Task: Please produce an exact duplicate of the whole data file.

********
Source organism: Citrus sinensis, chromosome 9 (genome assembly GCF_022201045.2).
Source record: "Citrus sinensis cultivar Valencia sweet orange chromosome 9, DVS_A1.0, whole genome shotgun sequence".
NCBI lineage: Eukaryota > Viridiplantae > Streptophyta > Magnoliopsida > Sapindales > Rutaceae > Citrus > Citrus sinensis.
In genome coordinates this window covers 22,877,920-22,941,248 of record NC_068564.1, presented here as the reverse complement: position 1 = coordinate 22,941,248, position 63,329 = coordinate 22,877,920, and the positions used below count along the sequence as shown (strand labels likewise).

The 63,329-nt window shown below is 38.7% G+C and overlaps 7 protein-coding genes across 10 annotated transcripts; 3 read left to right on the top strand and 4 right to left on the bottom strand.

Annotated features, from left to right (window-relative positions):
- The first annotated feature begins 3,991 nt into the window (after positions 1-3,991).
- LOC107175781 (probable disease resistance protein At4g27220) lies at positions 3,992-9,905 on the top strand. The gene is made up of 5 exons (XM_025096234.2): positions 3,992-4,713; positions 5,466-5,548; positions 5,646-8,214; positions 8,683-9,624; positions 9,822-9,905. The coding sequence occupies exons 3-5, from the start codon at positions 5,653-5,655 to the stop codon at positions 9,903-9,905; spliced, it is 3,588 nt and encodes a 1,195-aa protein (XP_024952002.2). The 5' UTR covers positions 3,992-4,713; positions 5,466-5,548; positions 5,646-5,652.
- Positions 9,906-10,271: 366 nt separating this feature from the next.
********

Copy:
Source organism: Citrus sinensis, chromosome 9 (genome assembly GCF_022201045.2).
Source record: "Citrus sinensis cultivar Valencia sweet orange chromosome 9, DVS_A1.0, whole genome shotgun sequence".
NCBI lineage: Eukaryota > Viridiplantae > Streptophyta > Magnoliopsida > Sapindales > Rutaceae > Citrus > Citrus sinensis.
In genome coordinates this window covers 22,877,920-22,941,248 of record NC_068564.1, presented here as the reverse complement: position 1 = coordinate 22,941,248, position 63,329 = coordinate 22,877,920, and the positions used below count along the sequence as shown (strand labels likewise).

The 63,329-nt window shown below is 38.7% G+C and overlaps 7 protein-coding genes across 10 annotated transcripts; 3 read left to right on the top strand and 4 right to left on the bottom strand.

Annotated features, from left to right (window-relative positions):
- The first annotated feature begins 3,991 nt into the window (after positions 1-3,991).
- LOC107175781 (probable disease resistance protein At4g27220) lies at positions 3,992-9,905 on the top strand. The gene is made up of 5 exons (XM_025096234.2): positions 3,992-4,713; positions 5,466-5,548; positions 5,646-8,214; positions 8,683-9,624; positions 9,822-9,905. The coding sequence occupies exons 3-5, from the start codon at positions 5,653-5,655 to the stop codon at positions 9,903-9,905; spliced, it is 3,588 nt and encodes a 1,195-aa protein (XP_024952002.2). The 5' UTR covers positions 3,992-4,713; positions 5,466-5,548; positions 5,646-5,652.
- Positions 9,906-10,271: 366 nt separating this feature from the next.